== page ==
What is the definition of mercy?

Mercy is the compassionate treatment of those in distress, especially when it is within one’s power to punish or harm them.

The word “mercy” derives from the medieval Latin merced or merces, which means "price paid." It has the connotation of forgiveness, benevolence and kindness. Mercy is often used in a religious context of giving alms, caring for the sick or the poor.

What is the biblical definition of mercy?

Mercy appears in the Bible as it relates to forgiveness or withholding punishment. For example, God the Father showed mercy on us when he sacrificed his son, Christ Jesus, on the Cross to pay the price for our sins.

"Have mercy on me, O God, according to your unfailing love; according to your great compassion blot out my transgressions." — Psalm 51:1, NIV
A young girl with her arms stretched out

But the Bible also defines mercy beyond forgiveness and withholding punishment. God shows his mercy for those who are suffering through healing, comfort, the alleviation of suffering and caring about those in distress. He acts from compassion and acts with mercy.

In Matthew 17:15, a man approaches Jesus and kneels before Him saying, "Lord, have mercy on my son. … He has seizures and is suffering greatly. He often falls into the fire or into the water."

Jesus' response, to heal the man's son, is one of mercy. Jesus’ compassion prompts him to act and he mercifully loves, heals and restores.

How is mercy different from compassion?

Mercy and compassion are intertwined. Mercy is the fruit of compassion. Mercy is a gift given to someone who is suffering by someone acting with compassion.

According to the dictionary, mercy is a noun. It's a mission performed to relieve suffering. It's an event to be grateful for. It's the compassion or forgiveness shown to someone. But mercy is a noun in action.

The meaning of compassion is to recognize the suffering of others and then take action to help. Compassion is more than feeling concerned about someone in distress or caring about a person's misfortune. There is action associated with compassion, and that action is mercy.

When compassion acts to alleviate suffering, it becomes mercy.

What does it mean to have mercy?

The idea of having mercy emphasizes the aspect of mercy concerning disparity in power, as opposed to emphasizing the motivation for having mercy (e.g., compassion or lenity). It doesn't exclude kindness. It simply draws attention to the relationship between having the choice to show mercy and strictly executing justice.

Having mercy or being merciful speaks of leniency, forbearance and clemency more so than grace, forgiveness, tenderness or compassion.

A boy leaning on his mother

What does mercy mean or look like?

Mercy doesn't always involve grand moments or gestures. But it always treats the position of influence, authority or power it acts from gently. Mercy makes room for others.

Sometimes mercy means choosing not to complain to the restaurant manager when the service you received was lacking. That is the mercy of kindness.

Sometimes mercy means not making it difficult for the person who offended you to apologize. That is the mercy of forgiveness.

Sometimes mercy means correcting someone gently and not acting smug or vindictive. That is the mercy of grace.

Sometimes mercy means helping a child escape poverty. That is the mercy of compassion.

How does Compassion International show mercy?

Every day, millions of children living in poverty around the world find comfort in God's mercy as they participate in our Child Sponsorship Program. Thousands of local churches in low- and middle-income countries tailor our holistic child development model to the contextualized needs of the children in their communities. Doing so enables these churches to best deliver the help and care the children most need to alleviate the suffering of living in extreme poverty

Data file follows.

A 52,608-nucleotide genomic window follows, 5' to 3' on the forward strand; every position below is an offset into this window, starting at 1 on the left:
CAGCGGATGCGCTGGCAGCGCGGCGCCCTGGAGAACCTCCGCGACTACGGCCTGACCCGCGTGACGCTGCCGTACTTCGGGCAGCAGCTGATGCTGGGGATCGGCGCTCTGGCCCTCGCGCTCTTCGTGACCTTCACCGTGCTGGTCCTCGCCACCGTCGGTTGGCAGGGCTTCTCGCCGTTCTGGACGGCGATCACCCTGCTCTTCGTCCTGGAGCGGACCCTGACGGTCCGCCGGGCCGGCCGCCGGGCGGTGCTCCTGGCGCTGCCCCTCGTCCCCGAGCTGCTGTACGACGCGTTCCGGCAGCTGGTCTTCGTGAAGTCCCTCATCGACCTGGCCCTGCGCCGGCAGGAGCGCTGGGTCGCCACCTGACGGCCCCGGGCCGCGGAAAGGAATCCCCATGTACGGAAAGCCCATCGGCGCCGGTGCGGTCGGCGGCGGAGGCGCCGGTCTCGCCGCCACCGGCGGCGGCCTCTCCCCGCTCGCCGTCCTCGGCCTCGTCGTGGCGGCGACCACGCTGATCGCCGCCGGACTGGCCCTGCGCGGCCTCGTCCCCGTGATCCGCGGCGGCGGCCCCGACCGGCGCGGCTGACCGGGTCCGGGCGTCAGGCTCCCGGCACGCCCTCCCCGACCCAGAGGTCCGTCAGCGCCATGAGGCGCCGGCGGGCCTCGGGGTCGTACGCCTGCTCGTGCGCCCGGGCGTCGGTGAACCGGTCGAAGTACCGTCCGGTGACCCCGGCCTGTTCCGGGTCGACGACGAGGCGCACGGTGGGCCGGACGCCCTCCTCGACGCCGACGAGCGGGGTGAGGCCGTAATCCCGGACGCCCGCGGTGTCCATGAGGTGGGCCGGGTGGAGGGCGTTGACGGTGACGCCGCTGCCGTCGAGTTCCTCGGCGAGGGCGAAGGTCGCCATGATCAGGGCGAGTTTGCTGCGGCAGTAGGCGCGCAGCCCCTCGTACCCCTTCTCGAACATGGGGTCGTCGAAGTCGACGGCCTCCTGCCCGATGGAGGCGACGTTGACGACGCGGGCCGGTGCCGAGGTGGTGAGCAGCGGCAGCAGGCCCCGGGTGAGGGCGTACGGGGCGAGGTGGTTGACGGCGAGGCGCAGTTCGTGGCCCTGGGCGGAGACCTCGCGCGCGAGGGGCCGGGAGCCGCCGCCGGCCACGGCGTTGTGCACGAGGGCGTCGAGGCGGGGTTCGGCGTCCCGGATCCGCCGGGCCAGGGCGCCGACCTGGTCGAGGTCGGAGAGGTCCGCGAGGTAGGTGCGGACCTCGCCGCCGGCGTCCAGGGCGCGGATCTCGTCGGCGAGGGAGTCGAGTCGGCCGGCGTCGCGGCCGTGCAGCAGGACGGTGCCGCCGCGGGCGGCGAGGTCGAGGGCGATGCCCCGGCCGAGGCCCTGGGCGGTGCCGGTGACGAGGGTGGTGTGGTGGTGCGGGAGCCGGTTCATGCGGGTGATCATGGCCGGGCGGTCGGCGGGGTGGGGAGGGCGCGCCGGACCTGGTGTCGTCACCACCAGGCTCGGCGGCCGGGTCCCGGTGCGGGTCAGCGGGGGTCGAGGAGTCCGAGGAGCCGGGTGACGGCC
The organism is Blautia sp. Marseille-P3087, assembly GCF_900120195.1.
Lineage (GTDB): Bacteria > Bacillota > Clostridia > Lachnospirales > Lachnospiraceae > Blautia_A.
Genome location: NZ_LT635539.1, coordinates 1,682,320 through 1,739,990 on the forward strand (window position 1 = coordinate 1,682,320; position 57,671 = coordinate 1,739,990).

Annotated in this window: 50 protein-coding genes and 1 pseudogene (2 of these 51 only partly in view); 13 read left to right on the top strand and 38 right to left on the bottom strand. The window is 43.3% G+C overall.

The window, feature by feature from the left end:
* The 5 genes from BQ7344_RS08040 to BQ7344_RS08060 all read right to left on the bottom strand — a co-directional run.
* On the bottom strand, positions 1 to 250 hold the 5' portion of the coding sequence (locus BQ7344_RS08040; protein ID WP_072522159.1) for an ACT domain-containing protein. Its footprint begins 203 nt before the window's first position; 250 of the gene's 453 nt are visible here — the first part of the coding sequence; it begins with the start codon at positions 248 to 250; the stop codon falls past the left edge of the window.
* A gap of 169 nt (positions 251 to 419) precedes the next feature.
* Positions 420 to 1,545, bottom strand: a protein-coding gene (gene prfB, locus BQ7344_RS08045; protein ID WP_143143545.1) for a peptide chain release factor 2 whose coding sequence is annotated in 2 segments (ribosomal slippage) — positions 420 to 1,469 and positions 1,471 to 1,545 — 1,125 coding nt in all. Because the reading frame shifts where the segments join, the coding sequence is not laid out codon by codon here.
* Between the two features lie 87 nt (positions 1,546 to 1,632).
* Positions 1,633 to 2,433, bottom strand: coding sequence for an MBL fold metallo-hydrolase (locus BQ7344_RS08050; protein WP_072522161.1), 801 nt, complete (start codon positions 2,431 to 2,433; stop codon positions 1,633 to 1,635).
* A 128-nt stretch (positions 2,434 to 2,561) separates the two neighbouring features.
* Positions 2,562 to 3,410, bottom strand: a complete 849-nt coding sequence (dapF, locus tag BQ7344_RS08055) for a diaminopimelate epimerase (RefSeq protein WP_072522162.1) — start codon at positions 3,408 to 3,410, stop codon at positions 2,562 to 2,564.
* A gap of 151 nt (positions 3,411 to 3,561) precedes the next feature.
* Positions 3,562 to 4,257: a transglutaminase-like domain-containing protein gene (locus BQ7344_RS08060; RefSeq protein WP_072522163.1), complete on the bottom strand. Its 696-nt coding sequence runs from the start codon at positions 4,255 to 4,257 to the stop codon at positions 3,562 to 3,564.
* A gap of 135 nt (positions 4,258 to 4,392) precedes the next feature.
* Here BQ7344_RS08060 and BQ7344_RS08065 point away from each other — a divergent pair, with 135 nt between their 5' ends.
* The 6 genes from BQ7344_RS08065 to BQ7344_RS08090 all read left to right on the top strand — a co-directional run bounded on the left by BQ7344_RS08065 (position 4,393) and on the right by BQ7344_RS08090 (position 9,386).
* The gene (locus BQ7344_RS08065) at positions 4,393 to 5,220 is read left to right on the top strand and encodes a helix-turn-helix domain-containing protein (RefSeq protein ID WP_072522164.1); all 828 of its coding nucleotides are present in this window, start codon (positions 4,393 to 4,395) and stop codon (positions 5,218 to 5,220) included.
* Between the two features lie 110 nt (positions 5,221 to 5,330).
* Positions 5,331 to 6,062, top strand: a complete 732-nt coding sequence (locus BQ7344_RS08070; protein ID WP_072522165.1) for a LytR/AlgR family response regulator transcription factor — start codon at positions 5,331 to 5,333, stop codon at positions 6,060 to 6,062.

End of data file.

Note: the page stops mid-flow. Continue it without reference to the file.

Showing God's mercy and love to the poor means each child assisted by our frontline church partners receives care that is personal, individualized, relational and tailored to the child's age, gender, health, culture and family situation. It also means the children have opportunities to grow and develop physically, socially, emotionally and spiritually. The benefits of our Child Sponsorship Program include:

Rev. Everett Swanson holding a Korean orphan
  • Better health
  • Better nutrition
  • Educational and vocational support for a brighter future
  • Safety and protection
  • Socioemotional development
  • The opportunity to hear the gospel and learn about Jesus

More than 70 years ago, our founder, Rev. Everett Swanson, ministered to American troops fighting in the Korean War. He was increasingly troubled by the orphans he saw living on the streets, abandoned by society. His response was the definition of mercy.

Moved by compassion, he responded with mercy and used his influence and position to care for the children.

Rev. Swanson did not turn his back on the suffering he saw. And today, you can be mercy in a hurting world as well.

Live out the true mercy definition. Sponsor a child today!

When you sponsor a child through Compassion International, you show mercy to a child in need in a tangible way. Your sponsored child will know the meaning of mercy through the care you help provide —nutritious meals and supplements, safe drinking water, improved sanitation, tutoring and mentoring, tuition assistance, hygiene training, regular health checkups, vaccinations and medicine, emergency medical care, life skills training and an opportunity to hear about Jesus.

Sponsoring a child allows you to experience and share the meaning of mercy through your prayers, letters and financial support.

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